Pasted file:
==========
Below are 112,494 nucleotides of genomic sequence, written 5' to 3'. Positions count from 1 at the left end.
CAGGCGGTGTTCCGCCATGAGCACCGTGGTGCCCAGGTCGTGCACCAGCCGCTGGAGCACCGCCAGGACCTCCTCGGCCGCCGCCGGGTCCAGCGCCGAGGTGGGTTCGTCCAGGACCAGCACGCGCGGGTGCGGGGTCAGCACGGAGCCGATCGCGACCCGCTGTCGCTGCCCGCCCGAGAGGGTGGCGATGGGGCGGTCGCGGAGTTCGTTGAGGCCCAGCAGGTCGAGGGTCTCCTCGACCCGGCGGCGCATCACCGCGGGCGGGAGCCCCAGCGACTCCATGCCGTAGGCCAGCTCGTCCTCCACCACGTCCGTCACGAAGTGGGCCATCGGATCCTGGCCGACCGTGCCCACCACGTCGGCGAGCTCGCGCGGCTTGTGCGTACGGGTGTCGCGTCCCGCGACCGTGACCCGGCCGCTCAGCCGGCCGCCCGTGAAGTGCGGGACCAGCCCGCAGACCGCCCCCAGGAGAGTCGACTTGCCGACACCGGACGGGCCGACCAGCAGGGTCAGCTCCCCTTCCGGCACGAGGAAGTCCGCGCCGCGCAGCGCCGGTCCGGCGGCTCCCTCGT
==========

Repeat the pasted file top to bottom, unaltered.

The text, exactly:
Below are 112,494 nucleotides of genomic sequence, written 5' to 3'. Positions count from 1 at the left end.
CAGGCGGTGTTCCGCCATGAGCACCGTGGTGCCCAGGTCGTGCACCAGCCGCTGGAGCACCGCCAGGACCTCCTCGGCCGCCGCCGGGTCCAGCGCCGAGGTGGGTTCGTCCAGGACCAGCACGCGCGGGTGCGGGGTCAGCACGGAGCCGATCGCGACCCGCTGTCGCTGCCCGCCCGAGAGGGTGGCGATGGGGCGGTCGCGGAGTTCGTTGAGGCCCAGCAGGTCGAGGGTCTCCTCGACCCGGCGGCGCATCACCGCGGGCGGGAGCCCCAGCGACTCCATGCCGTAGGCCAGCTCGTCCTCCACCACGTCCGTCACGAAGTGGGCCATCGGATCCTGGCCGACCGTGCCCACCACGTCGGCGAGCTCGCGCGGCTTGTGCGTACGGGTGTCGCGTCCCGCGACCGTGACCCGGCCGCTCAGCCGGCCGCCCGTGAAGTGCGGGACCAGCCCGCAGACCGCCCCCAGGAGAGTCGACTTGCCGACACCGGACGGGCCGACCAGCAGGGTCAGCTCCCCTTCCGGCACGAGGAAGTCCGCGCCGCGCAGCGCCGGTCCGGCGGCTCCCTCGT